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Fiber Reinforced Concrete
Plain concrete possess a very low tensile strength, limited ductility and little resistance to cracking, Internal micro - cracks are inherently present in the concrete and its poor tensile strength is due to the propagation of such micro -cracks eventually leading to brittle fracture of the concrete.
In the past, attempts have been made to impart improvement in tensile properties to concrete in embers, by way if using conventional reinforced steel bars and also applying restraining techniques, although both these methods provide tensile strength to the concrete members, they however, do increase the inherent Leslie strength concrete itself.
In plain concrete and similar brittle materials, structural cracks develop even before loading, particularly due to drying shrinkage or other causes of volume changes. The width of these initial cracks seldom exceeds a few microns, but their other two dimensions may be higher magnitude
When loaded, the micro cracks propagate open up, and owing to the effect of stress concentration additional cracks form in places of motion defects. The structural cracks proceed slowly or by liny jumps, because they are retarded by various obstacles, changes of direction in bypassing the more resistant grains in matrix. The development of such micro -cracks is the main cause of ineleastic deformation in concrete.
It has been recognized that the addition of small, closely spaced and uniformly dispersed fibres to concert would act as crack arrester, and would subliminally improve its statie and dynamic properties. This type of concrete is known as Fibre Reinforced concrete. \ FRC can be defined as a composite material, consisting of mixtures of cement, mortar or concrete and discontinuous, discrete, uniformly dispersed suitable fibres. Continuous meshes woven fabrics and long wires or rods are not considered to be discrete fibres.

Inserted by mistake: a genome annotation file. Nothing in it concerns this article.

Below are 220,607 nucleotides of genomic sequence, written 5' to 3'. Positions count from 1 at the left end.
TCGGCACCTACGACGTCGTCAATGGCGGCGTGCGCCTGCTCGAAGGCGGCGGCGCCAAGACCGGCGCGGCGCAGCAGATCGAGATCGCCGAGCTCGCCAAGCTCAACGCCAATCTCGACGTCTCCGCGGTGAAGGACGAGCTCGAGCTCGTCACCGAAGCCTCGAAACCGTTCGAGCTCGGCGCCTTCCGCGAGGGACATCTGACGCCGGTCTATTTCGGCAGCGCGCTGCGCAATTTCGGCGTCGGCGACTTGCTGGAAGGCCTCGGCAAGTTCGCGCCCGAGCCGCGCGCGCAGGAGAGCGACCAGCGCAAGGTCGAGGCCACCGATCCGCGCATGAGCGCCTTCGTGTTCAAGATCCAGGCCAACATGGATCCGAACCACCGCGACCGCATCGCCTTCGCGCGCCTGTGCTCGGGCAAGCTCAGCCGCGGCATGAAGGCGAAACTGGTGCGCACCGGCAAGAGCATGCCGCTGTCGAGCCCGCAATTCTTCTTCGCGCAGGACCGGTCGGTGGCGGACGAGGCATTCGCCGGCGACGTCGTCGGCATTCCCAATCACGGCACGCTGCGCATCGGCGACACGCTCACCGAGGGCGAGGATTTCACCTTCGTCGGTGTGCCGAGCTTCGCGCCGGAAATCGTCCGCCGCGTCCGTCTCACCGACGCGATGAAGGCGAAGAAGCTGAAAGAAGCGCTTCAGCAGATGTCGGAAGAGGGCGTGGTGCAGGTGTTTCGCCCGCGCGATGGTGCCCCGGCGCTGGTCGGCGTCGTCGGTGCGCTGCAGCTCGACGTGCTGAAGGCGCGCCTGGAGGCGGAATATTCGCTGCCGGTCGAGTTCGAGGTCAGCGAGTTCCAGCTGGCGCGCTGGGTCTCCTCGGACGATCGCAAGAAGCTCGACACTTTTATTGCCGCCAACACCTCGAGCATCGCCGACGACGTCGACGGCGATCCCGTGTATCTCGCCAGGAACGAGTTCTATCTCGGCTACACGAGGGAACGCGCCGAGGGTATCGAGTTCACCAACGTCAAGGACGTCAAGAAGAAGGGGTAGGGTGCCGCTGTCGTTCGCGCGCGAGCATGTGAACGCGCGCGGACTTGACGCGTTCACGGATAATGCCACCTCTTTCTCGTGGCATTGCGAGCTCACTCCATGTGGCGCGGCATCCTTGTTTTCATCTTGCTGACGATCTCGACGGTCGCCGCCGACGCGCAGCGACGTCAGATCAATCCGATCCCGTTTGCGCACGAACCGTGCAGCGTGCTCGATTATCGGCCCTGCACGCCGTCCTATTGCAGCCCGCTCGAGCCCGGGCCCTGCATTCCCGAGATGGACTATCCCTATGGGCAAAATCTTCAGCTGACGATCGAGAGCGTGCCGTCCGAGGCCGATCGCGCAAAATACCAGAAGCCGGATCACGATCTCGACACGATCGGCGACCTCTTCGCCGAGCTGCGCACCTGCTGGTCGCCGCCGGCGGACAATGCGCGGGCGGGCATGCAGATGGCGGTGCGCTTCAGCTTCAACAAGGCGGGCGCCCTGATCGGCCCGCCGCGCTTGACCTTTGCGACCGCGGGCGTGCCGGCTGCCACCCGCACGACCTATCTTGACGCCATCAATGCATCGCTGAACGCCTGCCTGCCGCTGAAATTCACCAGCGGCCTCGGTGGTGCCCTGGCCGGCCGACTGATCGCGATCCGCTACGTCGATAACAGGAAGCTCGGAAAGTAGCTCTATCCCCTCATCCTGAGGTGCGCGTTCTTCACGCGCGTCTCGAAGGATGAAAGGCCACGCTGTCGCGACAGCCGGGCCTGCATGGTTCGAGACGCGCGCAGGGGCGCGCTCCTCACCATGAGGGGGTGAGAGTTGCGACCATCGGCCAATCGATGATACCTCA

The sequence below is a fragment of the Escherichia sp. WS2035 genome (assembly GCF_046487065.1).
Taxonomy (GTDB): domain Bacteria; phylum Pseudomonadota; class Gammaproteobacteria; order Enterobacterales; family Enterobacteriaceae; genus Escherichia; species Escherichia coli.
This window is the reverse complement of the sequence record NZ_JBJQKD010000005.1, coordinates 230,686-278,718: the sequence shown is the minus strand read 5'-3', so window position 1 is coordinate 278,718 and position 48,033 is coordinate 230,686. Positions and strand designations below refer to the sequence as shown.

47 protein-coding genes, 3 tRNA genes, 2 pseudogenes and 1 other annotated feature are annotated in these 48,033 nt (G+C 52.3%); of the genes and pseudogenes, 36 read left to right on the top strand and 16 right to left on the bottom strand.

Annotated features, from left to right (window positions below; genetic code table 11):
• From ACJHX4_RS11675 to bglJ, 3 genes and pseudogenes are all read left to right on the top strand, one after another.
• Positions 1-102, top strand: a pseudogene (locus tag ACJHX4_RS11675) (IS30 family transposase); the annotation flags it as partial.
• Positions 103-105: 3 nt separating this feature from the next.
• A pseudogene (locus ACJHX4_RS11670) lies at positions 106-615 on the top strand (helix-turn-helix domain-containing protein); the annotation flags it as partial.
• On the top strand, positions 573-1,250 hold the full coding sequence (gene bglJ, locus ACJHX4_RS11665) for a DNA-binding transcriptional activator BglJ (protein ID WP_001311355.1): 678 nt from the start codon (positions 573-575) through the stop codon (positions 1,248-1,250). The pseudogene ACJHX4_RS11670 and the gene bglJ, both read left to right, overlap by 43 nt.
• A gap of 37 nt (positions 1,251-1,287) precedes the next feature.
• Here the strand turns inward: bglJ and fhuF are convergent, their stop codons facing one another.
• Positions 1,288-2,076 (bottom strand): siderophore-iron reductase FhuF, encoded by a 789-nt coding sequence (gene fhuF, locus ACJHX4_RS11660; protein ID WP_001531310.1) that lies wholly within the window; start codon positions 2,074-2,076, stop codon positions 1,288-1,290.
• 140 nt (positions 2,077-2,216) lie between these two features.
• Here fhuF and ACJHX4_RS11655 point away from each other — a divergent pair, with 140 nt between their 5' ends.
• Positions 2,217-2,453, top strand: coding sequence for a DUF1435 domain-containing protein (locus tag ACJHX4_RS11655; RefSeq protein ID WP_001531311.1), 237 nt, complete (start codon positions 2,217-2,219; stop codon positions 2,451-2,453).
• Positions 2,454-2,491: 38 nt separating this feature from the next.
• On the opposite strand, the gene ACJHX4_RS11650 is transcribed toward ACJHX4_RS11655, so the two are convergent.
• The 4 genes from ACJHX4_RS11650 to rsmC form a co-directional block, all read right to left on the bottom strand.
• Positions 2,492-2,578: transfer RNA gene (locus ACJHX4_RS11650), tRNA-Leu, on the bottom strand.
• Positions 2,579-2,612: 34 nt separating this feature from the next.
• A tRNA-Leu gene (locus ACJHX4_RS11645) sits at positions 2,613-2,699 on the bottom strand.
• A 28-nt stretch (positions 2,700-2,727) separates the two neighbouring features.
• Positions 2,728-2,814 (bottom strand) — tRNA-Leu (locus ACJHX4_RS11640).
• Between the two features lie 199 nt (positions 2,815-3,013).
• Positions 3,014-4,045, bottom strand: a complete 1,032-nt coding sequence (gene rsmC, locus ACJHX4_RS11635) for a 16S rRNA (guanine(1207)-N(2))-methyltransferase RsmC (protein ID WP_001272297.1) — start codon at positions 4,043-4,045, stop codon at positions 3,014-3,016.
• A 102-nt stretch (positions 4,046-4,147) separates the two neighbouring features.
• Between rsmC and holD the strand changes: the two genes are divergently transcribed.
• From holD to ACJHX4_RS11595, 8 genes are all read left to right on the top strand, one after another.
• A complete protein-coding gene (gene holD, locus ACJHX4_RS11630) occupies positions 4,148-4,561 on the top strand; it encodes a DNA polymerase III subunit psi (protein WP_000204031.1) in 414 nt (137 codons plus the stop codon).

Fibre is a small piece of reinforcing material, possessing certain characteristic properties, they can be circular or flat. The fibre is often described by a convenient parameter called 'aspect ratio'. The aspect ratio of the fibre is the true ratio of its diameter. Typical aspect ratio runges from
30 to 150.
Steel fibre is one of the most commonly used generally, round fibres are used. The diameter may very from 0.25 to 0.75mm.
The steel fibre is likely to get rusted and lost some of its strengths. But investigations have shown that the rusting of fibres tacks place only at the surface. Use of steel fibres makes significant improvements in flexural, impact and fatigue strength of concrete. It has been extensively used in various types of structures, particularly for overlays of roads, airfield pavements and bridge decks. Thin shells and plates have also been contracted using steel fibres.
Polypropylene and Nylon fibres are found to be suitable to increase the impact strength. They possess very high tensile strength, but their low modules of electricity and higher elongation do not contribute to the flexural strength.
Glass fibre is a recent introduction in making fibre concrete. It has very tensile strength
1020 t 4080 N/mm. Glass fibre, which is originally used in conjunction with cement was found to be affected by alkaline condition of cement. Therefore, alkali-resistant glass by tradename 'CEM-FIL' has been developed and used. The alkali resistant fibre reinforced concrete shows
considerable improvement in durability when compared to the conventional E -Glass fibre.
Carbon fibres, perhaps possess very high tensile strength -2110 to 2815 N/mm and Young's Modulus. It has been reported that cement composite made with carbon fibre, as reinforcement, will have very high modulus of Elaticity and flexural strength. The limited studies have shown good durability. The use of carbon fibres for structure like cladding, panels and shells will have promising future.
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